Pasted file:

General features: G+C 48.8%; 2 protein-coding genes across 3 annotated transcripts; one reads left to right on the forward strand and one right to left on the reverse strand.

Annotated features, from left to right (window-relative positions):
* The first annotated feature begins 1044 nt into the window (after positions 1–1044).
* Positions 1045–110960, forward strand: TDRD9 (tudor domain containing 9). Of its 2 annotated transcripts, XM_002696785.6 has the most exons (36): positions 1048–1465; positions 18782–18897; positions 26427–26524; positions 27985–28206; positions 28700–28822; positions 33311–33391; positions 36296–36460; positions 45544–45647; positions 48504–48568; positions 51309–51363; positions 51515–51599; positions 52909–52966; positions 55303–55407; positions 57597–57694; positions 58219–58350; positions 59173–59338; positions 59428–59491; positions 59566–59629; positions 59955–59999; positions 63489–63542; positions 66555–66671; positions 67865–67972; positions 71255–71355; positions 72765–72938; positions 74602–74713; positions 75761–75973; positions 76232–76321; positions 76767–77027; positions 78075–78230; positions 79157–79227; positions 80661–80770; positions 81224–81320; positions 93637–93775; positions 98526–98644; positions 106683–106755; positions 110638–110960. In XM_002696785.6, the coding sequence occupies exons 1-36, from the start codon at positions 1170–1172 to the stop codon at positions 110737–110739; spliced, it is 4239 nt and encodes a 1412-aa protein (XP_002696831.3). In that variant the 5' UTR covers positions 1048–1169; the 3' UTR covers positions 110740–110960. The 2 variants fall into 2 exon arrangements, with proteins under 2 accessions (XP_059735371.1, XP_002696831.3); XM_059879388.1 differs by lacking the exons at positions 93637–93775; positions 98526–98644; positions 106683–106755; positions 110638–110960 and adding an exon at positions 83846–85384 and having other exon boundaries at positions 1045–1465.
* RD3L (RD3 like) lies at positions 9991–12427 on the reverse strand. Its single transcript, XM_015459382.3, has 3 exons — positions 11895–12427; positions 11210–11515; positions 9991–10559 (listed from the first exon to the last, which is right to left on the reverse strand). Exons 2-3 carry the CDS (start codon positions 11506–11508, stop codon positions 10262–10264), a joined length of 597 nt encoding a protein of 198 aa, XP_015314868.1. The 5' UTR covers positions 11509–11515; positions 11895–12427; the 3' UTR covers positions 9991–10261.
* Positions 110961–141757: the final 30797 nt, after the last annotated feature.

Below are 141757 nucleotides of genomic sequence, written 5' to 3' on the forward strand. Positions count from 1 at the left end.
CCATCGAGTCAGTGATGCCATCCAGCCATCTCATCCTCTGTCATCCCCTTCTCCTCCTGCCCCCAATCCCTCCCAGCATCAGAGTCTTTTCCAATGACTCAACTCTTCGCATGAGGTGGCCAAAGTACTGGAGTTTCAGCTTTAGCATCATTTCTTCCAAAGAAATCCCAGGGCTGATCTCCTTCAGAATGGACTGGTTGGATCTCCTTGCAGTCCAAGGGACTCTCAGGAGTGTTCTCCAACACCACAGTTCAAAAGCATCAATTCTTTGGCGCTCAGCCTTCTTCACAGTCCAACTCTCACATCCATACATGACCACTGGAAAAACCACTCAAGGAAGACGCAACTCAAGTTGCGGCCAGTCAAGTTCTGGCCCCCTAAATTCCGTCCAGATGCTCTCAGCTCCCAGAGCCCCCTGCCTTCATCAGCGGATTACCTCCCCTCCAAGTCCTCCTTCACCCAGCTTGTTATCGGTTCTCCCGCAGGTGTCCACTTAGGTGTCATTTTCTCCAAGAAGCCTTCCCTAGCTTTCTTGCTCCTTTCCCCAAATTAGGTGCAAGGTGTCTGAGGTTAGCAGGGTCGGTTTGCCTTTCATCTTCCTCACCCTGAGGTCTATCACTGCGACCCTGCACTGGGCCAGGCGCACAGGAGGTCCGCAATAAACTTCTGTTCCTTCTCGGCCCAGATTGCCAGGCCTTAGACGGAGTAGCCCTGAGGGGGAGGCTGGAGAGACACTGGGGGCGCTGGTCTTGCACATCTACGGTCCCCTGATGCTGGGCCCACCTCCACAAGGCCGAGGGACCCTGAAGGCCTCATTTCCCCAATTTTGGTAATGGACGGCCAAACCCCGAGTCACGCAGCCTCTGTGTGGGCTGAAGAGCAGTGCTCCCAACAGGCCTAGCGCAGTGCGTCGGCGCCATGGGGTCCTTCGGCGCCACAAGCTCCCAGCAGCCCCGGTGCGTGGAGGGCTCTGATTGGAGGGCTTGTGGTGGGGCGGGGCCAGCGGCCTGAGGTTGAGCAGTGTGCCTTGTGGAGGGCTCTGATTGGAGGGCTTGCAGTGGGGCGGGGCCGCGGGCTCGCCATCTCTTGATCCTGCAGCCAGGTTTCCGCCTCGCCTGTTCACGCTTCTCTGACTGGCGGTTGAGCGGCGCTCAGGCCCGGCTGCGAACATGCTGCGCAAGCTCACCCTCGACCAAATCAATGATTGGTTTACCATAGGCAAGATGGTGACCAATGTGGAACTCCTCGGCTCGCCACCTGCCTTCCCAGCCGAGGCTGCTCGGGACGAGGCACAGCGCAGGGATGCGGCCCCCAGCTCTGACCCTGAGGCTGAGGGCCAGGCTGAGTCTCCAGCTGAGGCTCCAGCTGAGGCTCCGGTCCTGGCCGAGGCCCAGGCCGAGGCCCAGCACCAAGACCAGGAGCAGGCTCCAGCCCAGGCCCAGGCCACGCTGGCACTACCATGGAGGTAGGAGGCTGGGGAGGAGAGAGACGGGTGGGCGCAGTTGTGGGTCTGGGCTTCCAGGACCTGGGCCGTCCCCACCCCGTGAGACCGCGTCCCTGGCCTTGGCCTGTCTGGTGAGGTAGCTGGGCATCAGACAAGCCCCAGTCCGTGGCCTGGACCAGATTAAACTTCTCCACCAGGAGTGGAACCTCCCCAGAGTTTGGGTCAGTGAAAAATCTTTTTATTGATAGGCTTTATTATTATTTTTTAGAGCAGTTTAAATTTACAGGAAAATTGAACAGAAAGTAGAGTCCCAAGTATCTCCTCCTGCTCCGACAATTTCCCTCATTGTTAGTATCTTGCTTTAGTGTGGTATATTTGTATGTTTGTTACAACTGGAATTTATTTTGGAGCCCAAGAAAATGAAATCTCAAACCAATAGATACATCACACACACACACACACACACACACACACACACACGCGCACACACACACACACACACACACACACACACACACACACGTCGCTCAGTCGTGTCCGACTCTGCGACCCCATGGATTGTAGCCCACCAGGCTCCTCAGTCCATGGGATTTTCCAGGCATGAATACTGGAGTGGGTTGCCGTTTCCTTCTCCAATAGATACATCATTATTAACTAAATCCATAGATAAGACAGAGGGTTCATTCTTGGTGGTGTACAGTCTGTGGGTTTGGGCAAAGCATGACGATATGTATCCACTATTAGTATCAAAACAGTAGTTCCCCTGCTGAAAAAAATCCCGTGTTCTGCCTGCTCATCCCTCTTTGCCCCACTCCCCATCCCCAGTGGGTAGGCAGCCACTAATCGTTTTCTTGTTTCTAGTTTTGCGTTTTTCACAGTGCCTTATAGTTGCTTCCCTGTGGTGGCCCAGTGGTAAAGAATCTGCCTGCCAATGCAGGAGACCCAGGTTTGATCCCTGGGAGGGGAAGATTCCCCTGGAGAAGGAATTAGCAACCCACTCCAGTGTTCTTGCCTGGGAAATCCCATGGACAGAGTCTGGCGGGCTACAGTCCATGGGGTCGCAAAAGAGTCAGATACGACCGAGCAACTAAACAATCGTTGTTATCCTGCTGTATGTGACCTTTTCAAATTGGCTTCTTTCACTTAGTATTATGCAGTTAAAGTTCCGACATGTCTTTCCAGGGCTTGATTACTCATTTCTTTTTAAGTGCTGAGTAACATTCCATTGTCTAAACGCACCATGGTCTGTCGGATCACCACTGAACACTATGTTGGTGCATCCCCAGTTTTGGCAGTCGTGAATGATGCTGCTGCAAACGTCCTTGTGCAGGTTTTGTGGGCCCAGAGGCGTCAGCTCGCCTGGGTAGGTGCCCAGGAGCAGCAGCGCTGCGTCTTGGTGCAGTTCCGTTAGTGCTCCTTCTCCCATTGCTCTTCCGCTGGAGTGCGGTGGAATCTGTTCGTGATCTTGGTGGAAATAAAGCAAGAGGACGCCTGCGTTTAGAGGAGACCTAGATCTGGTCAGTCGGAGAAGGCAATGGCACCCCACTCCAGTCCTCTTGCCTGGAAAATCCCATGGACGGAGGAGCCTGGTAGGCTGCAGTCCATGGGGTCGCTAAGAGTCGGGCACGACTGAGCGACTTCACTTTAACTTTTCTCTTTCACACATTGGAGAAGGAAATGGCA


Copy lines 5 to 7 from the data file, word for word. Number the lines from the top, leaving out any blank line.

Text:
* RD3L (RD3 like) lies at positions 9991–12427 on the reverse strand. Its single transcript, XM_015459382.3, has 3 exons — positions 11895–12427; positions 11210–11515; positions 9991–10559 (listed from the first exon to the last, which is right to left on the reverse strand). Exons 2-3 carry the CDS (start codon positions 11506–11508, stop codon positions 10262–10264), a joined length of 597 nt encoding a protein of 198 aa, XP_015314868.1. The 5' UTR covers positions 11509–11515; positions 11895–12427; the 3' UTR covers positions 9991–10261.
* Positions 110961–141757: the final 30797 nt, after the last annotated feature.

Below are 141757 nucleotides of genomic sequence, written 5' to 3' on the forward strand. Positions count from 1 at the left end.